Already, there are many rave impressions on Google’s Inbox after its debut this week. It seems also that engineers at Google have finally realized that Gmail is gradually losing the luster it once possessed in the early days since it was launched in 2004, a time when email services were in high demand due to the rising volume of electronic messages people were sending that time.
But could Google Inbox replace the long-standing Gmail, as the search giant plans to do in the long run?
As time passed since various email services, including Gmail, began sprouting like mushrooms, the users’ volume of email-based transactions also grew dramatically, as expected in an advancing world of technology. The function of email has also evolved from merely being a channel for sending and receiving electronic messages to managing calendar, keeping a to-do-list, and keeping tabs on alerts from important sites that you subscribe to.
The large and increasing frequency of emails and alerts that we receive makes it tremendously annoying to open emails nowadays. Gmail in particular no longer focuses on the things that matter most to users. It has become a clutter of unimportant messages such as spam and unsolicited marketing stuff.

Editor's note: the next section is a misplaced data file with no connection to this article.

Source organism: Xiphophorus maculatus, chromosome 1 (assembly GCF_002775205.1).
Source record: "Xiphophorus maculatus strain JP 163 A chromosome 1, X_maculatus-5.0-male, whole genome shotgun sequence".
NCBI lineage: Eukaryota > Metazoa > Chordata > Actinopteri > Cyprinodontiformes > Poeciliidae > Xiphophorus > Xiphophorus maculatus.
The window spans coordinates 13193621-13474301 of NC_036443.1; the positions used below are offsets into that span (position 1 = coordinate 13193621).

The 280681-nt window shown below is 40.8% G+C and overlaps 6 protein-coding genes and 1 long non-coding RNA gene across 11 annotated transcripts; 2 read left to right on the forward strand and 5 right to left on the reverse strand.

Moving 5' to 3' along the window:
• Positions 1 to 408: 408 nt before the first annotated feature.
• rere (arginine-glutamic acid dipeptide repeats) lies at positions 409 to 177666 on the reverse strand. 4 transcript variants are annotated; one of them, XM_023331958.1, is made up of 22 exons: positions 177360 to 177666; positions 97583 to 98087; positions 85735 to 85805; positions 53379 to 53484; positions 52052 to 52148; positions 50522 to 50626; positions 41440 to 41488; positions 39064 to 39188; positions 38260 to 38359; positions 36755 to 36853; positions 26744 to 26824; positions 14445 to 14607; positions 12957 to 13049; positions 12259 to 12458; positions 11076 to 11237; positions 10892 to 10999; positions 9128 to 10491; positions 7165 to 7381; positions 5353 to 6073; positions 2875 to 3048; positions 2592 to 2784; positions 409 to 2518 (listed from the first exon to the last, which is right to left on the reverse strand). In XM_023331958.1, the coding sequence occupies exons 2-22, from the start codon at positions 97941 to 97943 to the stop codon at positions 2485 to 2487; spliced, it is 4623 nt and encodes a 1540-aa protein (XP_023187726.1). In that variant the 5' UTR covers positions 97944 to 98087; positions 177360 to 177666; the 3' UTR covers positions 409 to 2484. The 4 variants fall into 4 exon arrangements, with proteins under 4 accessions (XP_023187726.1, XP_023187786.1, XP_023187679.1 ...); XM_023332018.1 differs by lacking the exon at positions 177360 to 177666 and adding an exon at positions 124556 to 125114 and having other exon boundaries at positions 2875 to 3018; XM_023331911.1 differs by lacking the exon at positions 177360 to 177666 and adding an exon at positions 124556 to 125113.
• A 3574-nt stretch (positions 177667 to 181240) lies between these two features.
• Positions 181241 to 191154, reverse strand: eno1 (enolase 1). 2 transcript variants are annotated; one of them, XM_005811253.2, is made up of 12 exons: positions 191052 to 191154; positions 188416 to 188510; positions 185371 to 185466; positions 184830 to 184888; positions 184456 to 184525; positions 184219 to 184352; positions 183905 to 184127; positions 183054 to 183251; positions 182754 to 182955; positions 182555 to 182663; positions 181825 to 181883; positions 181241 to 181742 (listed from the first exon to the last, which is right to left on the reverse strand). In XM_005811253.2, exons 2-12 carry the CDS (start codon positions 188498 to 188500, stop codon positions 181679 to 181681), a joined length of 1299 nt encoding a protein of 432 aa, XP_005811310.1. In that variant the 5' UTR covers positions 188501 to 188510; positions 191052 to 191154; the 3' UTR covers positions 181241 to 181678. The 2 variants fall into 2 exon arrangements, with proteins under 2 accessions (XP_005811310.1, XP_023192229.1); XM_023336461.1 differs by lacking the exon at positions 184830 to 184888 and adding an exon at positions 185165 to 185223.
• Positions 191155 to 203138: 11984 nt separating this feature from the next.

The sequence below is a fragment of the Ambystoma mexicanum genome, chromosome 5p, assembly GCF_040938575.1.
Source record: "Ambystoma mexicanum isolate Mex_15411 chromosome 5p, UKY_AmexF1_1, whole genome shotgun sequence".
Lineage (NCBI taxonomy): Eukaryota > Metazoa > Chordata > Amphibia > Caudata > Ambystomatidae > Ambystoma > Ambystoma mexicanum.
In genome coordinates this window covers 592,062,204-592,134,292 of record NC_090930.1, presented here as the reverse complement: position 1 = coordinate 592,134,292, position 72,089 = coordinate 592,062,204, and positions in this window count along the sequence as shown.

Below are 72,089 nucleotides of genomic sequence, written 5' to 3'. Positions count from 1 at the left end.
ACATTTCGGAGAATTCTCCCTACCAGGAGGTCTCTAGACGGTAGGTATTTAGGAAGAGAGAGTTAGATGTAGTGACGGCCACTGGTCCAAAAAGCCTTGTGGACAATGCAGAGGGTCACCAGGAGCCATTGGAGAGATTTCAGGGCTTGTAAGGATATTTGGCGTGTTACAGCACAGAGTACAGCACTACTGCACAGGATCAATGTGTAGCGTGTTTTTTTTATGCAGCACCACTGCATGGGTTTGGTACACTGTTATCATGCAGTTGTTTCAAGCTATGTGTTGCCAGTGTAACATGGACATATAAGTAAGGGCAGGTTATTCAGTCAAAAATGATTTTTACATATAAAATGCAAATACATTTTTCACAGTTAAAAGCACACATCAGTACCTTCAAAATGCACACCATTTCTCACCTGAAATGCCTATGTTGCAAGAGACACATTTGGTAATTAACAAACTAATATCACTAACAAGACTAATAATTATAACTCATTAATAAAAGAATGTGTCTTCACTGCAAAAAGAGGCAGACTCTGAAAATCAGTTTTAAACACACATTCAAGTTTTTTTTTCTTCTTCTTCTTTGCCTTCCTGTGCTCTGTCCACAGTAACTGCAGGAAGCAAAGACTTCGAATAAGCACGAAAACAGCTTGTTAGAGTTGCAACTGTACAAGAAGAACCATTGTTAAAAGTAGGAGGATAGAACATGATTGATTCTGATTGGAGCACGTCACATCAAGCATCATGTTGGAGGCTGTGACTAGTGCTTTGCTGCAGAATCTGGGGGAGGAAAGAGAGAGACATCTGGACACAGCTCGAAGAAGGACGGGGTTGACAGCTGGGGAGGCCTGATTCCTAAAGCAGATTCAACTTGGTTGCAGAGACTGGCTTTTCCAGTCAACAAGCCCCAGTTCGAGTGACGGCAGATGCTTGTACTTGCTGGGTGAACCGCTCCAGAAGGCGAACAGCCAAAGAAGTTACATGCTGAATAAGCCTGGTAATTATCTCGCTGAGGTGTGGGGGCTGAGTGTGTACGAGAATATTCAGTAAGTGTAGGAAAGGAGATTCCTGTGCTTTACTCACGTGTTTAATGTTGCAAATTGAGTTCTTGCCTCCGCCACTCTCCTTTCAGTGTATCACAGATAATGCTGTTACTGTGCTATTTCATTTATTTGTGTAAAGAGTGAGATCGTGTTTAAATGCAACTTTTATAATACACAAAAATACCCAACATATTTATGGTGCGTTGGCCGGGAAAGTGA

In order to address these concerns, Google developed Inbox. Upon initial impression, Inbox appears to be an advanced upgrade to Gmail, if not a complementary appendage to it. The truth is, Google wants to replace Gmail on a long-term timetable. The search giant clarified, though, that the engineers behind Gmail will keep working on the service. But Inbox is different: it is designed to be your next-generation email option for the next ten years onwards.
At present, the prototype version of Inbox is designed for the Web only, but later on the Google team plans to create iterations for mobile devices running the Android and iOS operating systems. Signing up to Inbox will be seamless: all you need is Gmail login data and you are good to go. After signing up, all your messages and important in Gmail will be migrated to Inbox. Also, every bit of activity that you do with Inbox gets reflected in Gmail, so the two services will be basically centralized. In the long run, Google wants users to choose only one of the two and not use them all the same time.
At present Inbox is on an invitation-only basis, but no doubt the Mountain View company will roll it out to the general public soon.